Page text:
Between races, we were paid a visit by Americaone, the recent losing finalist in the Challenger series. Some thought that begging a ride on this impressive boat would be preferable to doing another race in the appalling conditions, but when the flags went up they returned dutifully to the start line to sail another race. This one was even more diabolical than the first. At the bottom mark things went from bad to worse as the wind started going round in circles. The last beat started as a light air run against the ebb tide, but as the south-westerly picked up again, those inshore got the breeze first and were taken to the line. How Tony Mutter managed to keep his lead through the whole race is a complete mystery. He was followed by Paul Rhodes and Greg. Adrian got out of jail again, managing a fourth place.
While the power boats were doing their thing the expected breeze turned up and all we could do was watch the frothy white plumes race up and down the channel and cry into our beer.
Thursday 9th February
Wind! The south-westerly had held overnight, and as we arrived in the morning, we were greeted with wind, and lots of it, albeit offshore, but nowhere near as shifty as the previous day.
For race 3 it was Adrian's turn to star, reveling in the breezy conditions. Still quite shifty, it was hard to judge where to tack to take advantage of new wind lines. Tony Mutter kept up his consistency to finish second, in front of an improving Russell Wood.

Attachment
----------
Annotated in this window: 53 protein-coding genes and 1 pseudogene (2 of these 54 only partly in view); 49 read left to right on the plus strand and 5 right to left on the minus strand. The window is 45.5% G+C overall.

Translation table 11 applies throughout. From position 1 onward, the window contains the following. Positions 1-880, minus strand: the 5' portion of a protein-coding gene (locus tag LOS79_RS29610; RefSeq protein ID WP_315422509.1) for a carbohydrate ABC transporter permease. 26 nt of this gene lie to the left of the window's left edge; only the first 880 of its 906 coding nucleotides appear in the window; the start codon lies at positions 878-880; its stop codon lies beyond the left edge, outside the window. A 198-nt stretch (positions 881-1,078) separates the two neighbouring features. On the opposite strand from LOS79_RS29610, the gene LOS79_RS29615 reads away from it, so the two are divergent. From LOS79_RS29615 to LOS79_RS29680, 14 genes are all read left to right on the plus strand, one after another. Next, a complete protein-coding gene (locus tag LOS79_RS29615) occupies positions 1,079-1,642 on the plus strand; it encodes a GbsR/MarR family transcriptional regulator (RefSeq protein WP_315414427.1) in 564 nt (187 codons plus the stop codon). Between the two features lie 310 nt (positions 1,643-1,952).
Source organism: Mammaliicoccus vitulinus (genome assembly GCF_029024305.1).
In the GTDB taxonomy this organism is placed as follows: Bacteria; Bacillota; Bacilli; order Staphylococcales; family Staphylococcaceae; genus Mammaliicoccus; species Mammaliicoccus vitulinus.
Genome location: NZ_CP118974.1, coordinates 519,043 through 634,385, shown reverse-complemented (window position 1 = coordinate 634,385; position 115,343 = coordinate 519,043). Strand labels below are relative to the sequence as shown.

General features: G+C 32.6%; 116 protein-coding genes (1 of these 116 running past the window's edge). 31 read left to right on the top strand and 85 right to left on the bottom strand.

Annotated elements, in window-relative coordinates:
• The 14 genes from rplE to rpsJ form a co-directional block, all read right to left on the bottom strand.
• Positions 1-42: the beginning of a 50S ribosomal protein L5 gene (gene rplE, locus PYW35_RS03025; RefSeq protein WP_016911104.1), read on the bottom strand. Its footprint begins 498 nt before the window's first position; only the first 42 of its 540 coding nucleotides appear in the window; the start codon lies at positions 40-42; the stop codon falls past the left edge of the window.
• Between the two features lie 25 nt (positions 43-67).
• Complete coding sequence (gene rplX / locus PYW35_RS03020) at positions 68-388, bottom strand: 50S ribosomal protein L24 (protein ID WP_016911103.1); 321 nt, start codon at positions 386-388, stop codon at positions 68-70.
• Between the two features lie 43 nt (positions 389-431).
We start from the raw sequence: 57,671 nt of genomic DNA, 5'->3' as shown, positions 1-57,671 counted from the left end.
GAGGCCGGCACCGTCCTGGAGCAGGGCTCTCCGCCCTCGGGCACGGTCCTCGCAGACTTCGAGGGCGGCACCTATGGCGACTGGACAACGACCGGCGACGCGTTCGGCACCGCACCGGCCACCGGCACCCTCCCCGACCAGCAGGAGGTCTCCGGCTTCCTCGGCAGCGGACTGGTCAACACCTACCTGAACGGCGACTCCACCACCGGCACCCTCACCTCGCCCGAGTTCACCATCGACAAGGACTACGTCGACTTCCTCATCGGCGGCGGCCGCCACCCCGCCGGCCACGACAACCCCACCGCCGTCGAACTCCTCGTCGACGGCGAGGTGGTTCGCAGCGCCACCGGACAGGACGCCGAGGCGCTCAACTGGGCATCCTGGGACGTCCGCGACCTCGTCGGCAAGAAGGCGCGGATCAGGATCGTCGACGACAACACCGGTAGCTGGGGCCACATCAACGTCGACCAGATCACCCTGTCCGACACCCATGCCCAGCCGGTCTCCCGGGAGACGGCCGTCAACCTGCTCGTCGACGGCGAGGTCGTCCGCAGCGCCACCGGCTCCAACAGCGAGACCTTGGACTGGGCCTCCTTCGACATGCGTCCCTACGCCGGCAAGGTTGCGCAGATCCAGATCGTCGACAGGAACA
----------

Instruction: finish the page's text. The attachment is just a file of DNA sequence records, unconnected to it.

The fourth race turned into a Wilcox benefit, after he jagged a huge left hand shift on the first beat. He rounded the top mark with a huge lead followed a somewhat surprised Laurie Evans, and Nigel Mannering. Laurie had gone left with Greg, but Nigel had gone hard right along the beach. Nigel had worked his way up to second by the finish, followed by another top three placing from Tony Mutter.
Friday 10th February
With everything still to play for on Friday, the wind died away again. This time however there was no chance of any racing in the morning. So after the power boats had left the water at 4.30, we started racing in a nice light sea breeze that had been slowly developing during the afternoon. Adrian led race 5 all the way followed by Russell. In the second race of the day, Adrian led again, only to let brother Nigel and Russell past on his way to the finish. At this point things actually looked good for a Napier victory. That was until Adrian was told he was OCS in race 5. He applied for redress on grounds that the race committee couldn't see him because there were boats in front of him at the start that were not called over. The redress hearing went on into the night; a positive outcome being the only hope for Adrian to win. Eventually the hearing was adjourned until the morning when the race committee would hear evidence from the rescue boat at the other end of the line.